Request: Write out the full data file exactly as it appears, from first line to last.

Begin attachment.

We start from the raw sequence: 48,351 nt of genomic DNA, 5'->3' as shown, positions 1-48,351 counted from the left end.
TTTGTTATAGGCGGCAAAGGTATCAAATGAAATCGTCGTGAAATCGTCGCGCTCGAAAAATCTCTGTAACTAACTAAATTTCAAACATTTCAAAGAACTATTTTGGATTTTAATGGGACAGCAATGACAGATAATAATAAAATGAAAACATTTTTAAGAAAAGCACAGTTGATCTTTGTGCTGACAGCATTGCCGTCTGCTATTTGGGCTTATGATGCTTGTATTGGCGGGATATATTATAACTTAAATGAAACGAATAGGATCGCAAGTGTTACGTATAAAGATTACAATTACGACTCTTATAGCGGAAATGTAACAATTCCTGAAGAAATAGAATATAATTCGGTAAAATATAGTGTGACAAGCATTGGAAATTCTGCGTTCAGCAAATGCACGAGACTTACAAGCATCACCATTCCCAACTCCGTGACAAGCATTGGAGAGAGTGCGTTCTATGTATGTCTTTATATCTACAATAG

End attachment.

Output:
We start from the raw sequence: 48,351 nt of genomic DNA, 5'->3' as shown, positions 1-48,351 counted from the left end.
TTTGTTATAGGCGGCAAAGGTATCAAATGAAATCGTCGTGAAATCGTCGCGCTCGAAAAATCTCTGTAACTAACTAAATTTCAAACATTTCAAAGAACTATTTTGGATTTTAATGGGACAGCAATGACAGATAATAATAAAATGAAAACATTTTTAAGAAAAGCACAGTTGATCTTTGTGCTGACAGCATTGCCGTCTGCTATTTGGGCTTATGATGCTTGTATTGGCGGGATATATTATAACTTAAATGAAACGAATAGGATCGCAAGTGTTACGTATAAAGATTACAATTACGACTCTTATAGCGGAAATGTAACAATTCCTGAAGAAATAGAATATAATTCGGTAAAATATAGTGTGACAAGCATTGGAAATTCTGCGTTCAGCAAATGCACGAGACTTACAAGCATCACCATTCCCAACTCCGTGACAAGCATTGGAGAGAGTGCGTTCTATGTATGTCTTTATATCTACAATAG